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Candidates taking the plunge

Romney’s is toward the center, Obama’s is to the south

And so campaign 2012 has produced a big one for the history books: an apparent race-transforming, 90-minute debate that saw Republican nominee Mitt Romney successfully and abruptly plunge towards the center — and President Barack plunge south.

Obama’s political thud was so loud it sounded like Chris Christie belly-flopping in a swimming pool.

What happened so suddenly to seemingly change the political conventional wisdom in the race? Both candidates reverted in a debate voters decided 70-20 percent was won by Romney, the most decisive Presidential debate win in Gallup’s polling history.

In tone, at least, Romney reverted to Moderate Mitt, who was Governor of Massachusetts. According to The Politico, he abruptly switched course after Romney family members intervened and convinced him to ignore his political handlers. He also reverted to the Romney who stunned rival Newt Gingrich into moments of no response in a debate last January. Gingrich later explained: “I wanted to fact-check. I wanted to make sure he was totally dishonest as I thought he was.”

Obama reverted to the worst incarnations of Obama: the Obama who often did poorly in debates against Hillary Clinton, the so-called “Professorial Obama” — a description slandering lively and energetic professors everywhere. Obama let down his donors, his supporters and all of those who felt the Obama brand brought back memories of FDR and JFK. No more.

Aghast Obama champion Andrew Sullivan, wrote in The Daily Beast: “[I’ve never seen a candidate this late in the game, so far ahead, just throw in the towel in the way Obama did last week – throw away almost every single advantage he had with voters and manage to enable his opponent to seem as if he cares about the middle class as much as Obama does. How do you erase that imprinted first image from public consciousness: a president incapable of making a single argument or even a halfway decent closing statement?”

Sullivan echoed the view of some others in writing “when a president self-immolates on live TV, and his opponent shines with lies and smiles, and a record number of people watch, it’s hard to see how a president and his party recover. “

The answer is: they can’t entirely.

While Romney has shown that a candidate can (repeatedly) use an Etch-a-Sketch, no candidate successfully uses a time machine. Before the debate, many thoughtful and serious analysts such as CNN’s David Gergen suggested Obama could politically finish Romney off in Denver. Others all but declared it official that the Democrats would easily keep the Senate and maybe even retake the House.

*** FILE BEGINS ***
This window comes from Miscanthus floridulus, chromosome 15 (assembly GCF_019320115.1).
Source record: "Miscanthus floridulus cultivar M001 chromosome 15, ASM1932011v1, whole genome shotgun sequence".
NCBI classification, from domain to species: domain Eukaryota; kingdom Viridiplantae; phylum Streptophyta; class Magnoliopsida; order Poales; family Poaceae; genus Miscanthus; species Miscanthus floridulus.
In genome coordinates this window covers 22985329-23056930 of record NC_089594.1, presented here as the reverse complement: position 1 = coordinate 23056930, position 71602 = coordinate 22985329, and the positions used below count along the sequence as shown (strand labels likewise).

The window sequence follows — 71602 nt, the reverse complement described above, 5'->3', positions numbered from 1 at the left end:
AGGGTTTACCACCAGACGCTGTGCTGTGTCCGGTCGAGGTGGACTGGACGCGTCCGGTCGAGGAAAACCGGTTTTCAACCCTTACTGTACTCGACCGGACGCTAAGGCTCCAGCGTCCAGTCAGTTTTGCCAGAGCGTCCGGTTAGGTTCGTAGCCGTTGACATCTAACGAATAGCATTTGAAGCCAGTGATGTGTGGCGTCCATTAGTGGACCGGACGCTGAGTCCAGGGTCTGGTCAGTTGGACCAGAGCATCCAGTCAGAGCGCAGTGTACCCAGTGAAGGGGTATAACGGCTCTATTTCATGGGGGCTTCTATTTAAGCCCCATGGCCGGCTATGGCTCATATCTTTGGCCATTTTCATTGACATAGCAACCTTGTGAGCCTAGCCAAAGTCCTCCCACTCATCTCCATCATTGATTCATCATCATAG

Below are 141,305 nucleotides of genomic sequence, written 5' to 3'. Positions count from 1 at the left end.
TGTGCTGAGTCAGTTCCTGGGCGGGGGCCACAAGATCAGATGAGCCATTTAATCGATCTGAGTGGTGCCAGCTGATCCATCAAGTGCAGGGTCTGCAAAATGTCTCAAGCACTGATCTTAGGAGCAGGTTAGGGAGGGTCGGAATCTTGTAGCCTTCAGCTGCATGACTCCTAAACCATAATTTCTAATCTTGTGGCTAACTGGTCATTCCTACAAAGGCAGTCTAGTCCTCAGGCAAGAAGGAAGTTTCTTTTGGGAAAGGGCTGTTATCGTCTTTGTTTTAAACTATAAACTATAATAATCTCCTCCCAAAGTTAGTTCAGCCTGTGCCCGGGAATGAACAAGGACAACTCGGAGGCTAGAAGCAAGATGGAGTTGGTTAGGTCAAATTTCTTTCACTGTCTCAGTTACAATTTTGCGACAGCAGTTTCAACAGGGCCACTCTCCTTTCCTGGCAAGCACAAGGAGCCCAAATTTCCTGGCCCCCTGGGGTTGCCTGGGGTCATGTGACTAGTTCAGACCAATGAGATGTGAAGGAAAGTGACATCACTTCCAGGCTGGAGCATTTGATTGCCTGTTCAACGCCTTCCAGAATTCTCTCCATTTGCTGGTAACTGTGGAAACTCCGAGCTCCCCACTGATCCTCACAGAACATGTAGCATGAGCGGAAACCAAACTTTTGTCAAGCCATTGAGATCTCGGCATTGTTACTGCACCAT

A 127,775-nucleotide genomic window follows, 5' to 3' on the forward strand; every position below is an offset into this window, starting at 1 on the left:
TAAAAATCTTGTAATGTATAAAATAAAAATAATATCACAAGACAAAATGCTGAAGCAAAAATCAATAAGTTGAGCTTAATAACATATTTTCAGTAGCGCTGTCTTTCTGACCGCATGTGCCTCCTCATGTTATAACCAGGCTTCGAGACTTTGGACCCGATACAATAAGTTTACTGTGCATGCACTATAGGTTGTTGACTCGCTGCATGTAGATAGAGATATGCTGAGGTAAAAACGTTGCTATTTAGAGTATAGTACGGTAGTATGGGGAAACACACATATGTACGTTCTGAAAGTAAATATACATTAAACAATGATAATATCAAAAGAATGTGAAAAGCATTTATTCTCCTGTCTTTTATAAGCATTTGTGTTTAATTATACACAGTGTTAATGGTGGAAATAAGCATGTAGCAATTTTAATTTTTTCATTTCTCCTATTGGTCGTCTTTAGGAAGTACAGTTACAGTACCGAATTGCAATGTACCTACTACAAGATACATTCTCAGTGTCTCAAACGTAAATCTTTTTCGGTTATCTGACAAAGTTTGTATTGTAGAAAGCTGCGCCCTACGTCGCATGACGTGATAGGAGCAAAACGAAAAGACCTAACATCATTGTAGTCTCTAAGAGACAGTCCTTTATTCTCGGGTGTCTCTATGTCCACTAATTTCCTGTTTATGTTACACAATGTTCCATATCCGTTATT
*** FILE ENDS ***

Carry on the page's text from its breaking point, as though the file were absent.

Those voices have diminished now.

Each day the news has stories of Obama poll erosion and GOP momentum. Obama’s debate performance appears to have damaged safety-net polling numbers with women. A Pew Research Center poll shows Romney wiped out Obama’s double-digit lead among women and is now even with Obama. Public Policy Polling finds Romney sliced Obama’s lead among women from 15 points to 6 points.

I’ve long contended that Barack Obama’s political team was not as much of an A team as JFK’s, LBJ’s or Bill Clinton’s. And you have to wonder: were they listening and reading? Why weren’t they and Obama prepared? Team Romney made its view clear on an “Etch-a-Sketch” reset long ago. The book “The Real Romney” notes Romney’s breathtakingly abrupt shift from moderate Governor once he decided to run for President.

During the 2008 and 2012 Presidential primary seasons Americans watched Mitt Romney trying hard to woo conservatives and insist he was one of them. No hoop was too large, small, or grungy for him to jump through, but experts always noted he would have to try to move to the center.

Time’s Mark Halperin wrote that Team Obama now has a problem: the Romney in Denver was the real Romney. That probably makes members of the Republican establishment breathe a sigh of relief.

The question now becomes: was the Obama in Denver the real Obama? If so, Republicans can again breathe a sigh of relief.


Joe Gandelman is a veteran journalist who wrote for newspapers overseas and in the United States. He has appeared on cable news show political panels and is Editor-in-Chief of The Moderate Voice, an Internet hub for independents, centrists and moderates. CNN’s John Avlon named him as one of the top 25 Centrists Columnists and Commentators. He can be reached at and can be booked to speak at your event at

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